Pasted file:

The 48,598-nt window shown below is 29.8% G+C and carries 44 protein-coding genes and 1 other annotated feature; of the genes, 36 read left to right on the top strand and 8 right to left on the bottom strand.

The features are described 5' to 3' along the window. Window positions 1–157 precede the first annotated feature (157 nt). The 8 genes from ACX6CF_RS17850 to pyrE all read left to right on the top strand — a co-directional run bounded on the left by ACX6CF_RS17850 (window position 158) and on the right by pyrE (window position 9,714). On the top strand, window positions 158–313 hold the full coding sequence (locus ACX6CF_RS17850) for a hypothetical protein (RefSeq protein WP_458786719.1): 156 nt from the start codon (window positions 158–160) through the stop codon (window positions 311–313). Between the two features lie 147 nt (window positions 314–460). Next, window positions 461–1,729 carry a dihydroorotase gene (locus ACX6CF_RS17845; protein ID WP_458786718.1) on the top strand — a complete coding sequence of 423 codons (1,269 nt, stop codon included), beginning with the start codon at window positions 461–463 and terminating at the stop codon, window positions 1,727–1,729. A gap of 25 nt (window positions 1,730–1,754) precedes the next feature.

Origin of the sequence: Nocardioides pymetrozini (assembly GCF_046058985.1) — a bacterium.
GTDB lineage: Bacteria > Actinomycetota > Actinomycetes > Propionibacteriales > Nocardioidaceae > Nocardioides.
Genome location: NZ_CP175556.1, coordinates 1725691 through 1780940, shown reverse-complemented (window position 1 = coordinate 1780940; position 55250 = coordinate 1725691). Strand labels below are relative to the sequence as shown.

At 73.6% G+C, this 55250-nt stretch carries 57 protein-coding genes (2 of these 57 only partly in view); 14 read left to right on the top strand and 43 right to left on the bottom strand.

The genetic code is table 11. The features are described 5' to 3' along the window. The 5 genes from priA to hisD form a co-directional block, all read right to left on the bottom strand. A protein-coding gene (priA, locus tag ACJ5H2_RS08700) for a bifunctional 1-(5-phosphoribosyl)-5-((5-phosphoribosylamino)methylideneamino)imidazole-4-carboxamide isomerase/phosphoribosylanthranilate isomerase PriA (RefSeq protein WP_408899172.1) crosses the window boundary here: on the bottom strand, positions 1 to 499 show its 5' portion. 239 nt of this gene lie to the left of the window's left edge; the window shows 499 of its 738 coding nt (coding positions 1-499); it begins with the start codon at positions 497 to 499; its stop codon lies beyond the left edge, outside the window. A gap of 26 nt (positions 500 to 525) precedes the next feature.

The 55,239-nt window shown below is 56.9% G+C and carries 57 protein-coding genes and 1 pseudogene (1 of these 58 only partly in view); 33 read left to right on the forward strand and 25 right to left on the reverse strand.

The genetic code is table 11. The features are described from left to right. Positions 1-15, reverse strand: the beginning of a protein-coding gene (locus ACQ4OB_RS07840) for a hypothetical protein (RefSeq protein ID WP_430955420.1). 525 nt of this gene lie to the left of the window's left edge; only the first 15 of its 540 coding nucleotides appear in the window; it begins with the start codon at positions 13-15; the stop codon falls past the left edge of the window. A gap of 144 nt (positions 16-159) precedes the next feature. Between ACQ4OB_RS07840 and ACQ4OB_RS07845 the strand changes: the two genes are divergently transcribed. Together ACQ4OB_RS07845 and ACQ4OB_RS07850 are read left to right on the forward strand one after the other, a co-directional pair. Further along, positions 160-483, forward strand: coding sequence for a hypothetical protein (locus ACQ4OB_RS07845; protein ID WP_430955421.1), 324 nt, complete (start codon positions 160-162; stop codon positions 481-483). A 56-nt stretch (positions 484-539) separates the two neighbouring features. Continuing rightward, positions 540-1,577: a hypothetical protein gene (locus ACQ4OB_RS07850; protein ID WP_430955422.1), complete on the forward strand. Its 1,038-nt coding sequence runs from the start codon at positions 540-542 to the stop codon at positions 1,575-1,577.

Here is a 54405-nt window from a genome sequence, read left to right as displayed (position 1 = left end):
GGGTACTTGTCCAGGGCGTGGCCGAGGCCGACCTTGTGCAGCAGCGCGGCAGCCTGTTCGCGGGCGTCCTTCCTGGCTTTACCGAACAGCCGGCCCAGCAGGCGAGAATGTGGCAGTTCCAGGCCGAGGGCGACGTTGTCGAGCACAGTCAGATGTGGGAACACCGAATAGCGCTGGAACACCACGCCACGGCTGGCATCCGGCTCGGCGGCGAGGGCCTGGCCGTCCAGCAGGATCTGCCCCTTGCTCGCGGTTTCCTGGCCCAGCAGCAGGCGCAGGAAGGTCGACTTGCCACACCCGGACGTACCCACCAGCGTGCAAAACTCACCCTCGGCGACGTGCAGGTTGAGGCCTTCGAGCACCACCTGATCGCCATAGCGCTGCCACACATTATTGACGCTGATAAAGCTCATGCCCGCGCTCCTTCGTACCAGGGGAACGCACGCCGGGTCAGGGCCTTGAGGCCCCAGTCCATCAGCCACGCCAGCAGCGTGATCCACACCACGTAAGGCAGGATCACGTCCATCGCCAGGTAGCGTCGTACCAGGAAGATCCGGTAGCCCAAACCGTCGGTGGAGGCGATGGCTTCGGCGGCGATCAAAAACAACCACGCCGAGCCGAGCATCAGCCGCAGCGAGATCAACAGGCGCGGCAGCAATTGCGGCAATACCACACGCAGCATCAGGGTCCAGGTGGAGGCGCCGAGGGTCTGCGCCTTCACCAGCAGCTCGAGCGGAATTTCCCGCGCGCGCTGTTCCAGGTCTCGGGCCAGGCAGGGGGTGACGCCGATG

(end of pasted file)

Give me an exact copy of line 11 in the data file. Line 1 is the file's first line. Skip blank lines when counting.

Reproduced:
GGGTACTTGTCCAGGGCGTGGCCGAGGCCGACCTTGTGCAGCAGCGCGGCAGCCTGTTCGCGGGCGTCCTTCCTGGCTTTACCGAACAGCCGGCCCAGCAGGCGAGAATGTGGCAGTTCCAGGCCGAGGGCGACGTTGTCGAGCACAGTCAGATGTGGGAACACCGAATAGCGCTGGAACACCACGCCACGGCTGGCATCCGGCTCGGCGGCGAGGGCCTGGCCGTCCAGCAGGATCTGCCCCTTGCTCGCGGTTTCCTGGCCCAGCAGCAGGCGCAGGAAGGTCGACTTGCCACACCCGGACGTACCCACCAGCGTGCAAAACTCACCCTCGGCGACGTGCAGGTTGAGGCCTTCGAGCACCACCTGATCGCCATAGCGCTGCCACACATTATTGACGCTGATAAAGCTCATGCCCGCGCTCCTTCGTACCAGGGGAACGCACGCCGGGTCAGGGCCTTGAGGCCCCAGTCCATCAGCCACGCCAGCAGCGTGATCCACACCACGTAAGGCAGGATCACGTCCATCGCCAGGTAGCGTCGTACCAGGAAGATCCGGTAGCCCAAACCGTCGGTGGAGGCGATGGCTTCGGCGGCGATCAAAAACAACCACGCCGAGCCGAGCATCAGCCGCAGCGAGATCAACAGGCGCGGCAGCAATTGCGGCAATACCACACGCAGCATCAGGGTCCAGGTGGAGGCGCCGAGGGTCTGCGCCTTCACCAGCAGCTCGAGCGGAATTTCCCGCGCGCGCTGTTCCAGGTCTCGGGCCAGGCAGGGGGTGACGCCGATG